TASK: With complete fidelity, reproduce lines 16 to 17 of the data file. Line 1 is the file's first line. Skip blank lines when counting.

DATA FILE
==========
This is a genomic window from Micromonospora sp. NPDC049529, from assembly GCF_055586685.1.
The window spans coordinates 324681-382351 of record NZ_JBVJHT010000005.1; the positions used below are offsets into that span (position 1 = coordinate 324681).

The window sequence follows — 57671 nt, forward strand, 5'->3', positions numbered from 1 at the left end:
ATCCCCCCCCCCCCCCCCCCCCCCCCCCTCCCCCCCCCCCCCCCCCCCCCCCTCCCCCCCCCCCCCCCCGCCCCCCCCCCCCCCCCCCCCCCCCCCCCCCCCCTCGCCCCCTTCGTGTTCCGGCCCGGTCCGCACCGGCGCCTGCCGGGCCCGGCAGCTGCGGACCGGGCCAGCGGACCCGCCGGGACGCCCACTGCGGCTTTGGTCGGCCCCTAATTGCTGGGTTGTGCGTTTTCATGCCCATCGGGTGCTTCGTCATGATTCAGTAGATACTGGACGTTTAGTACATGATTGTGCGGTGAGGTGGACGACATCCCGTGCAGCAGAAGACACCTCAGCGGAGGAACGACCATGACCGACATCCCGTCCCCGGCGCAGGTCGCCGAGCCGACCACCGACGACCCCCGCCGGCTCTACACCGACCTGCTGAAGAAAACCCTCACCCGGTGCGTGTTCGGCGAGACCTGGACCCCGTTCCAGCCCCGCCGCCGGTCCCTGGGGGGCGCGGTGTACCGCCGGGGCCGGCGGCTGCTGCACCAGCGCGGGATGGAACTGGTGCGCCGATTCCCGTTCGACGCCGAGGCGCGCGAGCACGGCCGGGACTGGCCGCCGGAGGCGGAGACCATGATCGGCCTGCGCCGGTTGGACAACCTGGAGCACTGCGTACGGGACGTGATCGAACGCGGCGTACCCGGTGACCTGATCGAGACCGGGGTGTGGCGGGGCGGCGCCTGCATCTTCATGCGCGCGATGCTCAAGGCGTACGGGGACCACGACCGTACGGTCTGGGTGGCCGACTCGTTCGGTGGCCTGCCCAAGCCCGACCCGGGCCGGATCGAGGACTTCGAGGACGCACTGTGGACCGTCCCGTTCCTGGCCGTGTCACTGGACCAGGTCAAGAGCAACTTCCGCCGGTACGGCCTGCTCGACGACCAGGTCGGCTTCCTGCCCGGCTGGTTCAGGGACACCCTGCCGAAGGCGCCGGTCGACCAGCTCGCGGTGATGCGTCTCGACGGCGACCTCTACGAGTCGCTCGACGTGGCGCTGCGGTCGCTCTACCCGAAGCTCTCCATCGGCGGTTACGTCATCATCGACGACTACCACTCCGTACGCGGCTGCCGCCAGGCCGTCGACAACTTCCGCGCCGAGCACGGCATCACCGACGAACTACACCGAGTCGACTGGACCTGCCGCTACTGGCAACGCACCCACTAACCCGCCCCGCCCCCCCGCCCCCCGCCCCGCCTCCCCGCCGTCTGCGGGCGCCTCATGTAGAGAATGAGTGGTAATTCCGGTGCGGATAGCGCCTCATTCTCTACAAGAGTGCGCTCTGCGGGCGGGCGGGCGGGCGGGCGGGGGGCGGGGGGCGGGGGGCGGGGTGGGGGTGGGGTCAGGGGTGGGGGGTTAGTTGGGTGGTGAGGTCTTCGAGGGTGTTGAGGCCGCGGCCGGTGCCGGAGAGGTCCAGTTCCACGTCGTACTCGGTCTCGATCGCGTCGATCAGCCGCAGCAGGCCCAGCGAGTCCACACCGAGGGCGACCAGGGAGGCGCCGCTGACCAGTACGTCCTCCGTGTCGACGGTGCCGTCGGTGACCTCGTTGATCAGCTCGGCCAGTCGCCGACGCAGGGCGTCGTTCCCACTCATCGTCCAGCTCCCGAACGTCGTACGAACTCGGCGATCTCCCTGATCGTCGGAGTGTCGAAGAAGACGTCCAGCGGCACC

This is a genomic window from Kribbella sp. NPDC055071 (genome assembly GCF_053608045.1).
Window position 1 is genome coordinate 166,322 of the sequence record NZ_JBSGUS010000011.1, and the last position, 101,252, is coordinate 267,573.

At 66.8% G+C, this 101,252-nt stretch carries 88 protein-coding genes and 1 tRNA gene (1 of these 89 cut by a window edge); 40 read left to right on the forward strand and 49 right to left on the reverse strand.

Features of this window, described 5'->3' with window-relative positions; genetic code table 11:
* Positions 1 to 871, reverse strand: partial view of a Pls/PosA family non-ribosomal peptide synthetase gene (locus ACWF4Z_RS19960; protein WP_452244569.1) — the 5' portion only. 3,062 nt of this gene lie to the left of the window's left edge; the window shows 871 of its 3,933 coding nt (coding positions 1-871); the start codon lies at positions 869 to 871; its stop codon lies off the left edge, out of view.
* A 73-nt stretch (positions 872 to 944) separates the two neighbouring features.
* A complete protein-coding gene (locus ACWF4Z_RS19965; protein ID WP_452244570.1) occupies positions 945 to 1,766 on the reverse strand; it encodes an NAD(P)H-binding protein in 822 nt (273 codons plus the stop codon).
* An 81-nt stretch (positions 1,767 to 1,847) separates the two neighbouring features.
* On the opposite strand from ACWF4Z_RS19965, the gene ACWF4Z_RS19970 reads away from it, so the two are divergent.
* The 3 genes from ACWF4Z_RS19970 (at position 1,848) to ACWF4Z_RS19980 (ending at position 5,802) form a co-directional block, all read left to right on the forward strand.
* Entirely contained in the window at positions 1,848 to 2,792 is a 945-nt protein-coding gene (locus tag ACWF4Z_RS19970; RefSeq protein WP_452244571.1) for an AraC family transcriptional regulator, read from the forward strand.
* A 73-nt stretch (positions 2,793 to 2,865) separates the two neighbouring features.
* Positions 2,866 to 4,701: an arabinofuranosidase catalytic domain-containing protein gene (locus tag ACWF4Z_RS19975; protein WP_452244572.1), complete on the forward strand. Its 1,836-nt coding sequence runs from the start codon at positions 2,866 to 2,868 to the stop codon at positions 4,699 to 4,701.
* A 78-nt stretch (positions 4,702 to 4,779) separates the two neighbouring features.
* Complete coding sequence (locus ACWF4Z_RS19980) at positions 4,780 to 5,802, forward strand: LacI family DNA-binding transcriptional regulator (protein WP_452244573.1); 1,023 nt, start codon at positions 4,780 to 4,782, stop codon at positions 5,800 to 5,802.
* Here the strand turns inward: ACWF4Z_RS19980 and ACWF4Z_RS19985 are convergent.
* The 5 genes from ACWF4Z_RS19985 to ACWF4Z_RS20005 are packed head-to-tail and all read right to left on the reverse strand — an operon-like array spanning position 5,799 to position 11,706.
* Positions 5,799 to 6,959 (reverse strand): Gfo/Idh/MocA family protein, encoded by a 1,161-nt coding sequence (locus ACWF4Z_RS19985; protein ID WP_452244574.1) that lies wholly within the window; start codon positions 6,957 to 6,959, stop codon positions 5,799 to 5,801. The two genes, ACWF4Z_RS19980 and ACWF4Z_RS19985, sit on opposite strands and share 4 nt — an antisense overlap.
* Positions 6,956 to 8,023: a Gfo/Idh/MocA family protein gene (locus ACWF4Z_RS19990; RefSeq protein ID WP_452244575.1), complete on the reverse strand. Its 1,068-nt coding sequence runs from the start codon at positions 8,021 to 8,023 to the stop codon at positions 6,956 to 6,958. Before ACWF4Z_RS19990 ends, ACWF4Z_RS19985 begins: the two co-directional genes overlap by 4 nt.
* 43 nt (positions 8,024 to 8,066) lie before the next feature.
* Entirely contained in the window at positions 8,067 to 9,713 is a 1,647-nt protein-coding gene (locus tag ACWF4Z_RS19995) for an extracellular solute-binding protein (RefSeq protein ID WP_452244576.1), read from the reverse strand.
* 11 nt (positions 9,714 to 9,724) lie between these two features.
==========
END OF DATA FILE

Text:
* A 73-nt stretch (positions 2,793 to 2,865) separates the two neighbouring features.
* Positions 2,866 to 4,701: an arabinofuranosidase catalytic domain-containing protein gene (locus tag ACWF4Z_RS19975; protein WP_452244572.1), complete on the forward strand. Its 1,836-nt coding sequence runs from the start codon at positions 2,866 to 2,868 to the stop codon at positions 4,699 to 4,701.